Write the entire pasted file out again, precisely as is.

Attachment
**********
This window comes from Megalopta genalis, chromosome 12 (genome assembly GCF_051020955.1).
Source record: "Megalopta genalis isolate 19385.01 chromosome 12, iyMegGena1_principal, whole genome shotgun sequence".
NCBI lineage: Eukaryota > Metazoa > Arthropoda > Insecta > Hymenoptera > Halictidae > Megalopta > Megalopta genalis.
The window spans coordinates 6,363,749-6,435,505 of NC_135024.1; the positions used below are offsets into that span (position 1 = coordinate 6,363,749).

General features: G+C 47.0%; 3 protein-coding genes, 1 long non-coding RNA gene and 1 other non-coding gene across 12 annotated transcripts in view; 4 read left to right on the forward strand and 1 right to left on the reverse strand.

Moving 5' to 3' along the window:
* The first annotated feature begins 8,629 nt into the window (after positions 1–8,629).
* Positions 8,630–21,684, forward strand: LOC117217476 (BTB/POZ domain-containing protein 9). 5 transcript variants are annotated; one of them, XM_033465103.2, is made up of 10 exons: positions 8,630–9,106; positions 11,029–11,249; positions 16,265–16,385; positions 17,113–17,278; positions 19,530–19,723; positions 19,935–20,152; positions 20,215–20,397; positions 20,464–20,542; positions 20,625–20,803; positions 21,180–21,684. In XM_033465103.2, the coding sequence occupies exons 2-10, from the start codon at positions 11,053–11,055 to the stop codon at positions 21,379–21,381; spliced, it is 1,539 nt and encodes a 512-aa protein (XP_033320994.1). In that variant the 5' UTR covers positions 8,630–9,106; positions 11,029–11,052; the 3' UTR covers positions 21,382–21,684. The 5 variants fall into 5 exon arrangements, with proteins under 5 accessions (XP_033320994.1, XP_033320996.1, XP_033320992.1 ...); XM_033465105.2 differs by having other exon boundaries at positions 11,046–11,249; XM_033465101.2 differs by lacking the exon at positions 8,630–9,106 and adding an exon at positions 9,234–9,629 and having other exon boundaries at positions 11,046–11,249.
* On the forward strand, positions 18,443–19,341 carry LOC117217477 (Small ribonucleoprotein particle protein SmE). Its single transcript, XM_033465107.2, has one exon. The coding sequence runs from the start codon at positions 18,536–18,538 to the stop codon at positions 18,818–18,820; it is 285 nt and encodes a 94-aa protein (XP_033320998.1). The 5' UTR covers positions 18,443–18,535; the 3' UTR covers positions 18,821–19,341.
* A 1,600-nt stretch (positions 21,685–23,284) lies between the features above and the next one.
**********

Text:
This window comes from Megalopta genalis, chromosome 12 (genome assembly GCF_051020955.1).
Source record: "Megalopta genalis isolate 19385.01 chromosome 12, iyMegGena1_principal, whole genome shotgun sequence".
NCBI lineage: Eukaryota > Metazoa > Arthropoda > Insecta > Hymenoptera > Halictidae > Megalopta > Megalopta genalis.
The window spans coordinates 6,363,749-6,435,505 of NC_135024.1; the positions used below are offsets into that span (position 1 = coordinate 6,363,749).

General features: G+C 47.0%; 3 protein-coding genes, 1 long non-coding RNA gene and 1 other non-coding gene across 12 annotated transcripts in view; 4 read left to right on the forward strand and 1 right to left on the reverse strand.

Moving 5' to 3' along the window:
* The first annotated feature begins 8,629 nt into the window (after positions 1–8,629).
* Positions 8,630–21,684, forward strand: LOC117217476 (BTB/POZ domain-containing protein 9). 5 transcript variants are annotated; one of them, XM_033465103.2, is made up of 10 exons: positions 8,630–9,106; positions 11,029–11,249; positions 16,265–16,385; positions 17,113–17,278; positions 19,530–19,723; positions 19,935–20,152; positions 20,215–20,397; positions 20,464–20,542; positions 20,625–20,803; positions 21,180–21,684. In XM_033465103.2, the coding sequence occupies exons 2-10, from the start codon at positions 11,053–11,055 to the stop codon at positions 21,379–21,381; spliced, it is 1,539 nt and encodes a 512-aa protein (XP_033320994.1). In that variant the 5' UTR covers positions 8,630–9,106; positions 11,029–11,052; the 3' UTR covers positions 21,382–21,684. The 5 variants fall into 5 exon arrangements, with proteins under 5 accessions (XP_033320994.1, XP_033320996.1, XP_033320992.1 ...); XM_033465105.2 differs by having other exon boundaries at positions 11,046–11,249; XM_033465101.2 differs by lacking the exon at positions 8,630–9,106 and adding an exon at positions 9,234–9,629 and having other exon boundaries at positions 11,046–11,249.
* On the forward strand, positions 18,443–19,341 carry LOC117217477 (Small ribonucleoprotein particle protein SmE). Its single transcript, XM_033465107.2, has one exon. The coding sequence runs from the start codon at positions 18,536–18,538 to the stop codon at positions 18,818–18,820; it is 285 nt and encodes a 94-aa protein (XP_033320998.1). The 5' UTR covers positions 18,443–18,535; the 3' UTR covers positions 18,821–19,341.
* A 1,600-nt stretch (positions 21,685–23,284) lies between the features above and the next one.